A covenant, however, is unilateral, meaning that only one of the two parties sets the terms.  In covenants, the term-setting party promises reward or punishment based upon the behavior of the second party.  It is not negotiated.  As with a contract, though, both parties are bound by the covenant’s conditions.  So, a covenant usually is an “if/then” statement.  Like this: If you do behavior X, then I’ll reward and/or punish with Y.

Just like informal contracts, we encounter covenants all the time without thinking about them.  Imagine a mother has just finished icing a beautiful cake when her 5-year old son walks into the kitchen.  She knows her boy and says sternly, “If you touch that icing, you’re going to get a spanking!”  That is a covenant.  A teenage girl studying for final exams hears, “If you get As on your exams I’ll take you to see an off-Broadway show.”  That’s a covenant.  The conditions for the reward or punishment are clearly laid out, but the second party has no negotiating ability.  They only get to choose which outcome they will get based on their behavior.  The choice is not imposed upon the second party – only the conditions by which each outcome is unlocked.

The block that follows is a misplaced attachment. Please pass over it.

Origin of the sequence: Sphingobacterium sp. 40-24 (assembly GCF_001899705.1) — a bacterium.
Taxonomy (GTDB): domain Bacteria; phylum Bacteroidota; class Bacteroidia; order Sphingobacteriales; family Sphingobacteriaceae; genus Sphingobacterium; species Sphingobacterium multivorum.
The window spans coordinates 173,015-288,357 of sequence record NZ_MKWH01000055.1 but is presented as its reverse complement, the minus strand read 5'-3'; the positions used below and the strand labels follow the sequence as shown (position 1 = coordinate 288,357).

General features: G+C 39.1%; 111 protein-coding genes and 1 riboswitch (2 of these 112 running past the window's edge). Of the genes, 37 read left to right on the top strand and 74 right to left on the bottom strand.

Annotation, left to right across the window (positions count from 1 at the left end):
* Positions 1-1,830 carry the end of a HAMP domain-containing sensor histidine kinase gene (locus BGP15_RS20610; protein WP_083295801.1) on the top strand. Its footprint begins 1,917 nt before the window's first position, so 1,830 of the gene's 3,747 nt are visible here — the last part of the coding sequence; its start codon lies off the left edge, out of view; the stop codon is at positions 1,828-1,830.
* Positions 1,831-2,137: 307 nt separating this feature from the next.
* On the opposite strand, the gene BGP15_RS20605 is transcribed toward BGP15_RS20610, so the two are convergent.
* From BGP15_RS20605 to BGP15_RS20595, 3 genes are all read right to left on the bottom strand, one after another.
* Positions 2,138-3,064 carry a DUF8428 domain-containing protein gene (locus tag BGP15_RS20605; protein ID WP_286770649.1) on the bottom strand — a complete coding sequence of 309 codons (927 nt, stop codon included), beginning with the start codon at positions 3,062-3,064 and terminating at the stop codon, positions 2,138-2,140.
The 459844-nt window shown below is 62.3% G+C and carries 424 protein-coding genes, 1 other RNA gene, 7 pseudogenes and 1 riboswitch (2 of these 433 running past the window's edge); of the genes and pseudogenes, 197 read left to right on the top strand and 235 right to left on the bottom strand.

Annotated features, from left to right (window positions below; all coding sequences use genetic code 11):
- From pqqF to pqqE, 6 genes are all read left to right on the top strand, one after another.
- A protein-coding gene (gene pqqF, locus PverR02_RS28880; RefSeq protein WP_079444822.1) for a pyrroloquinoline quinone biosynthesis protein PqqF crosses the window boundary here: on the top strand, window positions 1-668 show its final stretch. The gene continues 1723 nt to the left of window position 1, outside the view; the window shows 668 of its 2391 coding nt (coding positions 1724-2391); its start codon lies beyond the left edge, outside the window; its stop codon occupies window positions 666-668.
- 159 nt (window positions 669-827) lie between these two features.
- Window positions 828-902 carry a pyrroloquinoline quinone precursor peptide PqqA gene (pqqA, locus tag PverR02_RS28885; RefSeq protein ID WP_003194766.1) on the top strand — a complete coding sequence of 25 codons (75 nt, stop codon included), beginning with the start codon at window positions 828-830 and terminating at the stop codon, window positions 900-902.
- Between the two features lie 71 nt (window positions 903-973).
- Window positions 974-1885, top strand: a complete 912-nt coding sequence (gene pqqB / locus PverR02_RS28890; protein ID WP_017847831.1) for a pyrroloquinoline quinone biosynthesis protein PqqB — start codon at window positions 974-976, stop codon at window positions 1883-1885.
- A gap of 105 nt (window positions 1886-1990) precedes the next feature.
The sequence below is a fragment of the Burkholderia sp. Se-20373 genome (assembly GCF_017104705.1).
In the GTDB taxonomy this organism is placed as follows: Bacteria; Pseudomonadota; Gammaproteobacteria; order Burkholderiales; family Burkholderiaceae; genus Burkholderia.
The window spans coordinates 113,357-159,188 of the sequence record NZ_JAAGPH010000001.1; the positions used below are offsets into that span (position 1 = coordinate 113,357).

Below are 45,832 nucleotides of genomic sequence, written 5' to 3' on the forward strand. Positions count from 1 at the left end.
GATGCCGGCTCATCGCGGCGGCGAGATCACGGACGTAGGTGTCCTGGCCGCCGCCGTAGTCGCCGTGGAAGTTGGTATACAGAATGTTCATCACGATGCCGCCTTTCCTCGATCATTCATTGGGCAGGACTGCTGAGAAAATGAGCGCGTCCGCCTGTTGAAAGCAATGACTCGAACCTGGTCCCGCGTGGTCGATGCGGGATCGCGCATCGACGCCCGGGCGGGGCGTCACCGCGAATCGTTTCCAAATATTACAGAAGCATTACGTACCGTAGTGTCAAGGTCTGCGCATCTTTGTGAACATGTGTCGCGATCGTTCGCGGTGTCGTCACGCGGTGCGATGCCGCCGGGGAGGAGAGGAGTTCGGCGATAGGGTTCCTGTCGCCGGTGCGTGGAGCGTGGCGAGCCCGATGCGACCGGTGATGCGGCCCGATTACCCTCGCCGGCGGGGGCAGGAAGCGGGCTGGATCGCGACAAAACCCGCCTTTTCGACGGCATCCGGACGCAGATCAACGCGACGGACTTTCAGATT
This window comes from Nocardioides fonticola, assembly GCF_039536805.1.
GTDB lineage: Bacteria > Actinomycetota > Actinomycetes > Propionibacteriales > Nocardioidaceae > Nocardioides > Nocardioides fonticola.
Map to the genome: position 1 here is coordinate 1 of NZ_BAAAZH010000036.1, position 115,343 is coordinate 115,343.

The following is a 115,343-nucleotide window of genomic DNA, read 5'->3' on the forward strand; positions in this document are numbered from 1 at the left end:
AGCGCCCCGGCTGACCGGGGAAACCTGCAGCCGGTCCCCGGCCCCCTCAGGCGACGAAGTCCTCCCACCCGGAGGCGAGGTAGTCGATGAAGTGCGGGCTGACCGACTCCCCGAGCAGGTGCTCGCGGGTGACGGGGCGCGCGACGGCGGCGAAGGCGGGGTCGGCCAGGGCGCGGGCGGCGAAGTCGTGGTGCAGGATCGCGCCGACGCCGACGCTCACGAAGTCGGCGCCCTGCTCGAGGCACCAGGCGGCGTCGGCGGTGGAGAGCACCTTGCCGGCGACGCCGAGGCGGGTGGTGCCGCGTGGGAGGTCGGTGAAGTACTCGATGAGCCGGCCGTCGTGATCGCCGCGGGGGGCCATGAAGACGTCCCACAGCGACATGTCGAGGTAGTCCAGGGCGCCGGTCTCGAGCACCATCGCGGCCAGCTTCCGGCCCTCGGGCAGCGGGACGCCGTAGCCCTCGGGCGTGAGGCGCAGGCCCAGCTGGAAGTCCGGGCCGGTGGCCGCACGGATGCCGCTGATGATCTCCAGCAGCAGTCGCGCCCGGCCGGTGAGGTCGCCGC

The covenant, therefore, is unilateral and put in place by someone in a place of authority over the other.  No wonder God uses them so often in Scripture.  God could never barter with humans as an equal party, as happens with a contract.  As the ultimate Authority, He dictates to us the conditions by which we either receive His blessings, or receive His punishment.  We cannot barter for different terms, but we have the free will to choose which outcome we will receive.

God establishes many covenants in the Bible  Whenever you see the word if in the Bible pay attention because usually it means that God is about to lay out the terms of a covenant, and you are likely (even today) bound by those terms.  

Can you think of any if/then terms (covenants) stated in the Bible that apply to your life?  Do some of them frighten you?  Since God has supreme authority to impose a behavioral covenant, and we can only accept those terms, it is understandable that we get uncomfortable with His covenants.  Do any of them bring you joy?  Many do, because they promise rewards unimaginable for good behavior.

In Covenants – Part II we’ll examine some of the more well-known covenants from God’s Word.  If you come back then you’ll be blessed.  (See what I did there?)

You Must Be

Many years ago, when I was young and new in my faith, I was quite brash. Often, when taught Sunday school class I didn’t lead in the sense of “leading a discussion”.  Instead, I lead by lecturing the ignorant and giving them the blessing of hearing my wisdom.